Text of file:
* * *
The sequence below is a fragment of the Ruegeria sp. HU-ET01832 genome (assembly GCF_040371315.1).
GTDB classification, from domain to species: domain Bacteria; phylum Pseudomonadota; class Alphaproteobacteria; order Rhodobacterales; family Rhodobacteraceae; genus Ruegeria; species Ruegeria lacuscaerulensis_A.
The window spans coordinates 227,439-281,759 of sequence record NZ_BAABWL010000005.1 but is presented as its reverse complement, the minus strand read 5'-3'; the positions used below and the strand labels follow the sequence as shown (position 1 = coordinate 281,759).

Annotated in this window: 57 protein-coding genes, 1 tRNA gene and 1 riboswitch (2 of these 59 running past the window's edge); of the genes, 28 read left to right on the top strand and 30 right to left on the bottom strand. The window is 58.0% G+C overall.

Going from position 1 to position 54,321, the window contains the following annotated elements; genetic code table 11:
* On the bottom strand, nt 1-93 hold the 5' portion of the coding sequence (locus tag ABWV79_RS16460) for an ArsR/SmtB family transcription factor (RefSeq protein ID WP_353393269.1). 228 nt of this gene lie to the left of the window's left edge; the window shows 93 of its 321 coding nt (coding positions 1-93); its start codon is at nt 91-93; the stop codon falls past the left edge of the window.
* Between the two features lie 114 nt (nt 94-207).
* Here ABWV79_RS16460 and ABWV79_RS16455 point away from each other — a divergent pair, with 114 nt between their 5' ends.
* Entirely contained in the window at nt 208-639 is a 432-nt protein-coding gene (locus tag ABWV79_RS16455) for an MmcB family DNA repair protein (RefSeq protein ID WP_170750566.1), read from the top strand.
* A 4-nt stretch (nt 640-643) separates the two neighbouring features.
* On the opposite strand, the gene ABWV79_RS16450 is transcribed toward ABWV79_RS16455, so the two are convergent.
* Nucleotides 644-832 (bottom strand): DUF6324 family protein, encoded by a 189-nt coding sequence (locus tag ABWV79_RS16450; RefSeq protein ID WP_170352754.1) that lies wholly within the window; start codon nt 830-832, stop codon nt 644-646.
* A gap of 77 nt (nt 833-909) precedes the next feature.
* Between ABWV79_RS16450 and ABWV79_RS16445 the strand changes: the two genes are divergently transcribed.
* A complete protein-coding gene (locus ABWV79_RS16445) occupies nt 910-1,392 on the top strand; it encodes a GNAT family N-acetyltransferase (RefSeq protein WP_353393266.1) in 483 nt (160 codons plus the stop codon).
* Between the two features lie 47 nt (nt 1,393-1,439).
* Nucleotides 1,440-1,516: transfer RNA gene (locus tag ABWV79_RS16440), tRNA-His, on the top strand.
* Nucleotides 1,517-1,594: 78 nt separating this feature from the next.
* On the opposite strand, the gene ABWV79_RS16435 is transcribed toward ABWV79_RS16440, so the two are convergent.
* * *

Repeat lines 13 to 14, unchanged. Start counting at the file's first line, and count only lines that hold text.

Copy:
* A gap of 77 nt (nt 833-909) precedes the next feature.
* Between ABWV79_RS16450 and ABWV79_RS16445 the strand changes: the two genes are divergently transcribed.